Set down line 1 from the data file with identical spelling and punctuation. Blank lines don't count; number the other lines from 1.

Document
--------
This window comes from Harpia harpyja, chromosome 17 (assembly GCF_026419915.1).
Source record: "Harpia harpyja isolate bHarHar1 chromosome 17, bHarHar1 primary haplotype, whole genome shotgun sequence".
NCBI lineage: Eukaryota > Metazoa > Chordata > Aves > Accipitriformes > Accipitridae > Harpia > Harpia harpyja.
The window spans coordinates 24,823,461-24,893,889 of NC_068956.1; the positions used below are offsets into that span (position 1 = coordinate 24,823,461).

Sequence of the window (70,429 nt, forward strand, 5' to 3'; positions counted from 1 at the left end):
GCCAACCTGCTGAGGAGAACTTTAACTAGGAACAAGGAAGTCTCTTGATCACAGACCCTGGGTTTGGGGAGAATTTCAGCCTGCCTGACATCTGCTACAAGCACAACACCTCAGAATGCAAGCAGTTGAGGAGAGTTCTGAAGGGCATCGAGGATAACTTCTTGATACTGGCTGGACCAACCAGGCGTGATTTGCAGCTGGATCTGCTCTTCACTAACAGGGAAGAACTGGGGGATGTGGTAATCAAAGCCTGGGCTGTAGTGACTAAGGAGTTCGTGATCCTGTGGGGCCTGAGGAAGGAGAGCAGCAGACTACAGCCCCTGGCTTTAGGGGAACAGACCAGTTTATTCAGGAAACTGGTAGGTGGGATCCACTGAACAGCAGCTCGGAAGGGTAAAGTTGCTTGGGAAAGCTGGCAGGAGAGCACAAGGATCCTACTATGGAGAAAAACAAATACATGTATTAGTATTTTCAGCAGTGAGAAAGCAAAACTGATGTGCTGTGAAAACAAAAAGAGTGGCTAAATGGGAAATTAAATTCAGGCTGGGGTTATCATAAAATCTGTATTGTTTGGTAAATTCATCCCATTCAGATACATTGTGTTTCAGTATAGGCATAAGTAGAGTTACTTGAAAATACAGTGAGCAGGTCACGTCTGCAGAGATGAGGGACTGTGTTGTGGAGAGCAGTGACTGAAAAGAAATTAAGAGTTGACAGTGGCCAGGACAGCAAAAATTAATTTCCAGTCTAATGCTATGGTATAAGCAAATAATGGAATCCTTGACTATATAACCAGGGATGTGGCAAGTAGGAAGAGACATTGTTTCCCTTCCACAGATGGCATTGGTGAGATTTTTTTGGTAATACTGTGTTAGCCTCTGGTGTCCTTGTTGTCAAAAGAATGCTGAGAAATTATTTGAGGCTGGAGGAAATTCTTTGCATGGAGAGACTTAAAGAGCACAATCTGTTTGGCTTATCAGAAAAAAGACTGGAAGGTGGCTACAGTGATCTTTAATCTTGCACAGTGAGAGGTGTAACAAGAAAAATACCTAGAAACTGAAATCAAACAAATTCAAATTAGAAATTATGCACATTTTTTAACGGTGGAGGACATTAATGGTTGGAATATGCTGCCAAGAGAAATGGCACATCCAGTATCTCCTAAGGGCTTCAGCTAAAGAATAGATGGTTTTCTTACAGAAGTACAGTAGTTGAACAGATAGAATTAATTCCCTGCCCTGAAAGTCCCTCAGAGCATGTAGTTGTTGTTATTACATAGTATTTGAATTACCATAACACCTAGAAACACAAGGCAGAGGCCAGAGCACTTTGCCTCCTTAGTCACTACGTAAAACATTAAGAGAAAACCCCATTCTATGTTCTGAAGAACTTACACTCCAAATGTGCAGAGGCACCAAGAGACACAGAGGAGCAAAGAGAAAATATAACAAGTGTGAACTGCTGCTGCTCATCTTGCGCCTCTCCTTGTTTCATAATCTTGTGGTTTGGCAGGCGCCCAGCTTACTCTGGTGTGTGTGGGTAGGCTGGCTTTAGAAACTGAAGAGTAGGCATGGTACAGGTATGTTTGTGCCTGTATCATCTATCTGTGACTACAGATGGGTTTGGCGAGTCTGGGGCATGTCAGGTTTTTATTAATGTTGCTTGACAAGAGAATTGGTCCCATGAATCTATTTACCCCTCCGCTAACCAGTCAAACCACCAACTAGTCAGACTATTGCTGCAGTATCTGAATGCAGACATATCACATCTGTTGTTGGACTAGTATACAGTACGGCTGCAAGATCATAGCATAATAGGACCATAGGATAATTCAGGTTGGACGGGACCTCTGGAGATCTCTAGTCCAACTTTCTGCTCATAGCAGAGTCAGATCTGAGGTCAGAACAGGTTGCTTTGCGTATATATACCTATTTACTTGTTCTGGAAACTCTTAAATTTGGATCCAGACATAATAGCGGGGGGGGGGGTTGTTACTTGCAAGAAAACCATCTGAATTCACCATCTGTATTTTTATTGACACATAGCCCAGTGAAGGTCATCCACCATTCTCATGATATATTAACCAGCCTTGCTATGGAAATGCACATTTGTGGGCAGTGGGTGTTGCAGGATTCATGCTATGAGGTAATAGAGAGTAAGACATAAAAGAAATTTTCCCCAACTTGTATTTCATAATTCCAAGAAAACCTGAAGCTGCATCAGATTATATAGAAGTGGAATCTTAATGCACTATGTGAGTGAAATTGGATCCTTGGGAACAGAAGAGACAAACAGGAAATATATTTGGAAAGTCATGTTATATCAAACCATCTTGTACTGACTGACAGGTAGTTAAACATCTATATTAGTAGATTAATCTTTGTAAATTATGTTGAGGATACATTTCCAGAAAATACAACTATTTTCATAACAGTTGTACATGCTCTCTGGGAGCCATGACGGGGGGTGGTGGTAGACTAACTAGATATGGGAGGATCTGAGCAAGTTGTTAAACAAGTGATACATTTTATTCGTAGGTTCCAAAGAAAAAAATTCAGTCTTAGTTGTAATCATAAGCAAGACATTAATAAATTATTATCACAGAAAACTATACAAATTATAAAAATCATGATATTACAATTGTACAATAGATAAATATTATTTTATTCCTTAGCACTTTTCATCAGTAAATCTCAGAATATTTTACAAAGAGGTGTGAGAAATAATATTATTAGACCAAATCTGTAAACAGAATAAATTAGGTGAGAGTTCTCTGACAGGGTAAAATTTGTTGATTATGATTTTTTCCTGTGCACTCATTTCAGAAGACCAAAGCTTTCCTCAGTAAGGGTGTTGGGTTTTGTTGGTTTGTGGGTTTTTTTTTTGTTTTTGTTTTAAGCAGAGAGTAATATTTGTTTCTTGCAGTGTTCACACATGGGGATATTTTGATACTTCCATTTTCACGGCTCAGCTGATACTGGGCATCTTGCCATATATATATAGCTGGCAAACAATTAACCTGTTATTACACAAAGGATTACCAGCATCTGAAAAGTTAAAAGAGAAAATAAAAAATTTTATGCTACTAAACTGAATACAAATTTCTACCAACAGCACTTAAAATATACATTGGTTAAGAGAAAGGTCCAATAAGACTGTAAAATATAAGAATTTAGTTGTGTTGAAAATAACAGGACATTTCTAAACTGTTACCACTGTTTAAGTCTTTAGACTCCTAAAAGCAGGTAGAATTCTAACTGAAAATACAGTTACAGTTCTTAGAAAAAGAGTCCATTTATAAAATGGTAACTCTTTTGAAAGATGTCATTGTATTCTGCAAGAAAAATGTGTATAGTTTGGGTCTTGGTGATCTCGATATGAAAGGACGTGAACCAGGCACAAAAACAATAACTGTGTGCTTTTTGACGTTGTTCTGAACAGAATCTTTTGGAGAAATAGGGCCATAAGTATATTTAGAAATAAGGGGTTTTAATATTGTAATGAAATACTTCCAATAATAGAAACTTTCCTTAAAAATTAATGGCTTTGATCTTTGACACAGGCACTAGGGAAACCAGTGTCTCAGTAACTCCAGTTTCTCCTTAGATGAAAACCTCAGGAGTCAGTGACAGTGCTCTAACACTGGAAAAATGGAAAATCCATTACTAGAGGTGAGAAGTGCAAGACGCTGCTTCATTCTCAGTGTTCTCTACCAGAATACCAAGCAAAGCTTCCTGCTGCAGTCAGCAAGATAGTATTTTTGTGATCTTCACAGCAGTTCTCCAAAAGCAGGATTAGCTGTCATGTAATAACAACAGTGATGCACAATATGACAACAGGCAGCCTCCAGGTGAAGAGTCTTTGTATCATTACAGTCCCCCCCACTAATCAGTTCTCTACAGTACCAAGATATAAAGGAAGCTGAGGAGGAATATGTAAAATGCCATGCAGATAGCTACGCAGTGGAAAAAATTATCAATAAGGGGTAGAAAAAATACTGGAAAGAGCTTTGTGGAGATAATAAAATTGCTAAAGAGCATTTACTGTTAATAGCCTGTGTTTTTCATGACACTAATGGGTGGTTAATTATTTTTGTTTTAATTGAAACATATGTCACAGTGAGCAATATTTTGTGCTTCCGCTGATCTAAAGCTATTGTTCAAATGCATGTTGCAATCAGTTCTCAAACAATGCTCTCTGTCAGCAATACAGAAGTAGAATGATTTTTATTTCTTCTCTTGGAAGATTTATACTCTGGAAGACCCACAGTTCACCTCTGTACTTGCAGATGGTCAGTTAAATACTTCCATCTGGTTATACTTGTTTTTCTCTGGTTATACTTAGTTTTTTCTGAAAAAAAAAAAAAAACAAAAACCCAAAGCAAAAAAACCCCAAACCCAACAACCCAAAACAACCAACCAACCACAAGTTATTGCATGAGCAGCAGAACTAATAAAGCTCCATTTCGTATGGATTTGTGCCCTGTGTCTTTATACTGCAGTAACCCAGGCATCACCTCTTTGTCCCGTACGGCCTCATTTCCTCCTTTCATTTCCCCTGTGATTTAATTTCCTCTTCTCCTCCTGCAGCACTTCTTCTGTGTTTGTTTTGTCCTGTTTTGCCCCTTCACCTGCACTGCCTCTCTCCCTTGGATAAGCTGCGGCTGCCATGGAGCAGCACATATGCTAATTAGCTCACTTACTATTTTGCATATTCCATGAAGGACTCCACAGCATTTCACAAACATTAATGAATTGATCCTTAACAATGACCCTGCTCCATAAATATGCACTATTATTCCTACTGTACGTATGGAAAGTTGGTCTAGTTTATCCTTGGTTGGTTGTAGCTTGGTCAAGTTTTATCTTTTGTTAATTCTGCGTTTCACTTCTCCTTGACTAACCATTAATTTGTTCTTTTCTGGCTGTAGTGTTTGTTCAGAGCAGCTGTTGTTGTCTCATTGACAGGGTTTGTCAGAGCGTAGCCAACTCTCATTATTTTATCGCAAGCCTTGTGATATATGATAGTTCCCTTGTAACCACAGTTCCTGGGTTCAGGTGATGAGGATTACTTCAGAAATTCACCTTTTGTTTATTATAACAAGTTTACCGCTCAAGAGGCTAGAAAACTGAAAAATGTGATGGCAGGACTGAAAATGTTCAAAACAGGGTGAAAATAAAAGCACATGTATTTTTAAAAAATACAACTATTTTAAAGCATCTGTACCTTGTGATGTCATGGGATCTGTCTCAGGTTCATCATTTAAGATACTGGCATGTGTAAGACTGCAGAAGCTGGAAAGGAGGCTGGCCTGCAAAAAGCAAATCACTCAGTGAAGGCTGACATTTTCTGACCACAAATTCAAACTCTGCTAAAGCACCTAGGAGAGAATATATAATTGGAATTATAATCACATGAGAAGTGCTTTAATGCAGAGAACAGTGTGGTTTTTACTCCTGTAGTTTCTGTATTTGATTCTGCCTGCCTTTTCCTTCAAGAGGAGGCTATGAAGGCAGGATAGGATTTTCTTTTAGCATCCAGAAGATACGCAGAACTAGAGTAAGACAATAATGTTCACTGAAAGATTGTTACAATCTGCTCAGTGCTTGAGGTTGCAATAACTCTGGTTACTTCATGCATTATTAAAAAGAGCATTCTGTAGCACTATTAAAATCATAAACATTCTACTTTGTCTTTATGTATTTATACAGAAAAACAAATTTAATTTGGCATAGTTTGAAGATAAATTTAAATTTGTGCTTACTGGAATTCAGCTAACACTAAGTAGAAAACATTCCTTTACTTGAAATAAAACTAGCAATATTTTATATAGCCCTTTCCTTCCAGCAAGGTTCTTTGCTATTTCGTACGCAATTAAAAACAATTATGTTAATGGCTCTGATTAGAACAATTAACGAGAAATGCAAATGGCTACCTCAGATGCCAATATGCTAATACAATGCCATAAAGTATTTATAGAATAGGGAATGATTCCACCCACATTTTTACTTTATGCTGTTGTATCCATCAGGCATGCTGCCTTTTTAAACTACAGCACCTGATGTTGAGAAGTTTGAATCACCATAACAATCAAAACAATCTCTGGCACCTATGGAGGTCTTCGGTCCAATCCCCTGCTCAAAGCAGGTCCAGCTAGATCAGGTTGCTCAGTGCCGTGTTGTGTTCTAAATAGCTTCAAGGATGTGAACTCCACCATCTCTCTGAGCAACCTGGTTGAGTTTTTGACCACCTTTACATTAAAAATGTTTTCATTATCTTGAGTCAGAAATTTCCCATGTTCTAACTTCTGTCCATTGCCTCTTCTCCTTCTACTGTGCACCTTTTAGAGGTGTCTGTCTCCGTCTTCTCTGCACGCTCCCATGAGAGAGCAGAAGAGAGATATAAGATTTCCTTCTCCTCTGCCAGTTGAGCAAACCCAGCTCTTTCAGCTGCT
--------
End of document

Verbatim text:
This window comes from Harpia harpyja, chromosome 17 (assembly GCF_026419915.1).